Ford’s launch of its new electric F-150 Lightning pickup truck received a serious boost when President Joe Biden became the unwitting spokesperson for the new “green” vehicle this week. The ethics of a sitting president providing free advertising for one company over its competition is a serious question, but there are other issues with the new brand that Ford will need to address. Pickup trucks remain popular in America, even among people who rarely do anything that would require that sort of carrying capacity. But the trucks doing the real work tend to be located in rural, agricultural areas. How well will the F-150 lightning perform out on a ranch? It sounds like they can haul heavy loads well enough, but many in the target market aren’t so sure that the restrictions imposed by the vehicle’s recharging requirements will make the practical. (NBC News)
The technology “isn’t quite there yet,” said Tim Esterdahl, a long-time pickup owner in Nebraska who frequently posts about trucks on YouTube.
“My problem with a truck like Lightning is the trade-off you have to make in rural areas where there’s no real infrastructure,” he told NBC News. The more weight loaded into the bed, the bigger the trailer you’re towing, the more the range drops.
While Esterdahl said he likes electrification and owns a Ford F-150 PowerBoost, a conventional hybrid version of the truck, he said taking the Lightning to “the family’s favorite camping site” would likely mean detours and hours of charging. That’s not going to work with a young family onboard, he said.
The current generation of electric vehicles has been facing these questions since they first hit the market and pickup trucks present additional challenges. There are still very few publicly accessible charging stations for electric cars scattered around the country. Most will be in or near larger cities, not out in the boondocks. If you can take your truck to an industrial 150-kilowatt charger, your F-150 Lightning can be recharged in 44 minutes. But if you don’t have convenient access to such a charging facility, you are going to have to rely on your own home’s electrical outlets.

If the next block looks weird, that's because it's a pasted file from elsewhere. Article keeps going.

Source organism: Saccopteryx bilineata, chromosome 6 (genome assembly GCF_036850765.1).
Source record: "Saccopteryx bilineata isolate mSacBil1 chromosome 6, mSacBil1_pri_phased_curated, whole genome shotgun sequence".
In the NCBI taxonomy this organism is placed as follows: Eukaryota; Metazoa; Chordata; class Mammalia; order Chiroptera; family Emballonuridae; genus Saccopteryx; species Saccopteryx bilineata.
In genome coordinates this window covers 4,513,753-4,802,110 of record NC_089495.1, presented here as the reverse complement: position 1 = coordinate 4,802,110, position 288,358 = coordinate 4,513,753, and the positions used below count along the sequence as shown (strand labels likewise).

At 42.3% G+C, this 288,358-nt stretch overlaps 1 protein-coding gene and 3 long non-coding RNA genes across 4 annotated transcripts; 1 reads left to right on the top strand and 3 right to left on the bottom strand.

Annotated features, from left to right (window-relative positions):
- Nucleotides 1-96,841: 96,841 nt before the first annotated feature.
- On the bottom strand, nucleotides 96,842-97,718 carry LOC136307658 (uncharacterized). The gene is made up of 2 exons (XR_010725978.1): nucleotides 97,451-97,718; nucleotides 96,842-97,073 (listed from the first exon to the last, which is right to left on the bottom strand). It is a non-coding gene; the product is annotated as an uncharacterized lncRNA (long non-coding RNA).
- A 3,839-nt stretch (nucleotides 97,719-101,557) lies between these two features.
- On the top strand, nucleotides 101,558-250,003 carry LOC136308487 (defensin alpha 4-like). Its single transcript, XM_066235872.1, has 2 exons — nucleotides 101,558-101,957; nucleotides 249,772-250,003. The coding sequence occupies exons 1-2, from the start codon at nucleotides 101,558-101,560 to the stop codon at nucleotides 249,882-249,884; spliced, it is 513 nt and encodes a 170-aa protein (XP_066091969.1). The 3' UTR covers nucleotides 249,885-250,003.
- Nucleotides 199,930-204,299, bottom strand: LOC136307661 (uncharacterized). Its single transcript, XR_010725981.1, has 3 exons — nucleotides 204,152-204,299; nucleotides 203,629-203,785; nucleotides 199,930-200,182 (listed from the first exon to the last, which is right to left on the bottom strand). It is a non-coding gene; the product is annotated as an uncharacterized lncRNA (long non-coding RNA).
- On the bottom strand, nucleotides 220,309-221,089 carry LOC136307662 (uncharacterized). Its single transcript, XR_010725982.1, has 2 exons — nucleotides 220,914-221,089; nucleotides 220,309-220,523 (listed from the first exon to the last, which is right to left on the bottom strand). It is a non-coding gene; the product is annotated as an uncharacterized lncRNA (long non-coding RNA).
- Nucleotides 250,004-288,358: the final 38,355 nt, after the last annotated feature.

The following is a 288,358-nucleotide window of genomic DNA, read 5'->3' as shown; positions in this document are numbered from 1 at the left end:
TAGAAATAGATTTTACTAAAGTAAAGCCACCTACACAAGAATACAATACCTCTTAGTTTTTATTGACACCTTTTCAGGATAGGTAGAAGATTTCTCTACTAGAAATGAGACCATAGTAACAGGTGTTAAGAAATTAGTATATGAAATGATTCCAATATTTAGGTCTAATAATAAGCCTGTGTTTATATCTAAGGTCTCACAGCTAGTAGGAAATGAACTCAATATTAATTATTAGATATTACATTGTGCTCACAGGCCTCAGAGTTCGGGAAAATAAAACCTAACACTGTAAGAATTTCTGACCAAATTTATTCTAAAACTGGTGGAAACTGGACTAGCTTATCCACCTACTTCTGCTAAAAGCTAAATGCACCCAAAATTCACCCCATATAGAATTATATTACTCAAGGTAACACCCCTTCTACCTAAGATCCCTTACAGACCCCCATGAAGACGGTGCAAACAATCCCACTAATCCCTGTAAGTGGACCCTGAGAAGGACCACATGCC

Ford offers their own 80 amp home charging station that can be plugged into a normal 110-volt outlet and it appears to work well enough. But it’s going to take ten hours to charge the truck from 15% to 100% battery capacity. As far as the range goes, as Tim Esterdahl points out in the linked article, the maximum range being promoted by Ford is the result you can expect when you’re using it as a passenger vehicle. If you’ve got it loaded up with tools or construction supplies and you’re sitting at more than half of the truck’s rated load capacity, that range drops down quickly.
Even smaller cars present lifestyle challenges when it comes to charging times. The tiny Nissan Leaf can be recharged in just thirty minutes at a quick-charge station. But if you plug it into your 110-volt outlet at home it’s going to take an estimated 20 hours to go from 15% to a full charge. That’s a long time to be hooked up to an extension cord.
Electric vehicles of all sorts just seem more suited to an urban lifestyle than serving as a workhorse out in the country, at least for now. What happens when you’ve been out for a long trip during the day and you’ve run your truck’s battery down to the red zone and an emergency comes up while you’re recharging it that evening? If you own a gasoline-powered truck, it’s going to take you less than five minutes to refill it at any gas station and be back on the road. And there aren’t many places in the country where you will find a stretch of highway with no gas stations within the range of a half tank of gas.
By contrast, there are still entire states without any publicly accessible fast-charging stations. That’s particularly true in the lower-population agricultural regions. I’m sure this new electric pickup truck looks like a cool toy, but shoppers should be aware of all of the factors involved in charging them before taking the plunge.
View Original Source Source